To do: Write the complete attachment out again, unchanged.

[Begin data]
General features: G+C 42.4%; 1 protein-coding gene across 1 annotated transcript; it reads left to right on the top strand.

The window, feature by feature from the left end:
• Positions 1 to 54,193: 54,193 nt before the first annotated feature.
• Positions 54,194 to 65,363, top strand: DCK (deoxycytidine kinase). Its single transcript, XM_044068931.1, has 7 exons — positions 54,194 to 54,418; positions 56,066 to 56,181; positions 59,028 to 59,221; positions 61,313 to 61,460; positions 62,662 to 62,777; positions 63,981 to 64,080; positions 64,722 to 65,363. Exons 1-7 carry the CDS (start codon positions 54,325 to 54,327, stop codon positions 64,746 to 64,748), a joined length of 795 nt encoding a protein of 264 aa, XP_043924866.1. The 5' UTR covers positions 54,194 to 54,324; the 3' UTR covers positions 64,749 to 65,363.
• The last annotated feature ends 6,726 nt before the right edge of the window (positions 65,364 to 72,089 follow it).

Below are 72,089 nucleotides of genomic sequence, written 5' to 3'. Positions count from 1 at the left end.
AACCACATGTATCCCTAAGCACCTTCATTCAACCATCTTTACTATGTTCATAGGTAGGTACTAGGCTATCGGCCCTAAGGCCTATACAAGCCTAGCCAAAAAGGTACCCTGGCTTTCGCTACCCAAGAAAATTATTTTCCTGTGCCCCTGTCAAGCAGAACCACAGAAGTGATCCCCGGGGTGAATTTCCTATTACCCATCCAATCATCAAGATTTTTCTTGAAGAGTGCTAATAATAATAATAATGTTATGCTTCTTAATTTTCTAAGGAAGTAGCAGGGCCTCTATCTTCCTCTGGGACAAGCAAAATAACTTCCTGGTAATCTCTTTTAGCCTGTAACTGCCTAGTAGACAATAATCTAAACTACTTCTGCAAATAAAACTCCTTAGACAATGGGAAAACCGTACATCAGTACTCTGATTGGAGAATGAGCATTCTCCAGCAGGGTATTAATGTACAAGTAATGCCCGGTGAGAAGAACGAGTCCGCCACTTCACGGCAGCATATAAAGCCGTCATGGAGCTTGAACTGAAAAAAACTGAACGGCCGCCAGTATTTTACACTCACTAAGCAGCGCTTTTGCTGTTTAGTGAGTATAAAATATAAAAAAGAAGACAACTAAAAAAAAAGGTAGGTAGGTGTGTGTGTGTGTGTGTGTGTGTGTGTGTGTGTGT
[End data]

General features: G+C 42.4%; 1 protein-coding gene across 1 annotated transcript; it reads left to right on the top strand.

The window, feature by feature from the left end:
• Positions 1 to 54,193: 54,193 nt before the first annotated feature.
• Positions 54,194 to 65,363, top strand: DCK (deoxycytidine kinase). Its single transcript, XM_044068931.1, has 7 exons — positions 54,194 to 54,418; positions 56,066 to 56,181; positions 59,028 to 59,221; positions 61,313 to 61,460; positions 62,662 to 62,777; positions 63,981 to 64,080; positions 64,722 to 65,363. Exons 1-7 carry the CDS (start codon positions 54,325 to 54,327, stop codon positions 64,746 to 64,748), a joined length of 795 nt encoding a protein of 264 aa, XP_043924866.1. The 5' UTR covers positions 54,194 to 54,324; the 3' UTR covers positions 64,749 to 65,363.
• The last annotated feature ends 6,726 nt before the right edge of the window (positions 65,364 to 72,089 follow it).

Below are 72,089 nucleotides of genomic sequence, written 5' to 3'. Positions count from 1 at the left end.
AACCACATGTATCCCTAAGCACCTTCATTCAACCATCTTTACTATGTTCATAGGTAGGTACTAGGCTATCGGCCCTAAGGCCTATACAAGCCTAGCCAAAAAGGTACCCTGGCTTTCGCTACCCAAGAAAATTATTTTCCTGTGCCCCTGTCAAGCAGAACCACAGAAGTGATCCCCGGGGTGAATTTCCTATTACCCATCCAATCATCAAGATTTTTCTTGAAGAGTGCTAATAATAATAATAATGTTATGCTTCTTAATTTTCTAAGGAAGTAGCAGGGCCTCTATCTTCCTCTGGGACAAGCAAAATAACTTCCTGGTAATCTCTTTTAGCCTGTAACTGCCTAGTAGACAATAATCTAAACTACTTCTGCAAATAAAACTCCTTAGACAATGGGAAAACCGTACATCAGTACTCTGATTGGAGAATGAGCATTCTCCAGCAGGGTATTAATGTACAAGTAATGCCCGGTGAGAAGAACGAGTCCGCCACTTCACGGCAGCATATAAAGCCGTCATGGAGCTTGAACTGAAAAAAACTGAACGGCCGCCAGTATTTTACACTCACTAAGCAGCGCTTTTGCTGTTTAGTGAGTATAAAATATAAAAAAGAAGACAACTAAAAAAAAAGGTAGGTAGGTGTGTGTGTGTGTGTGTGTGTGTGTGTGTGTGTGT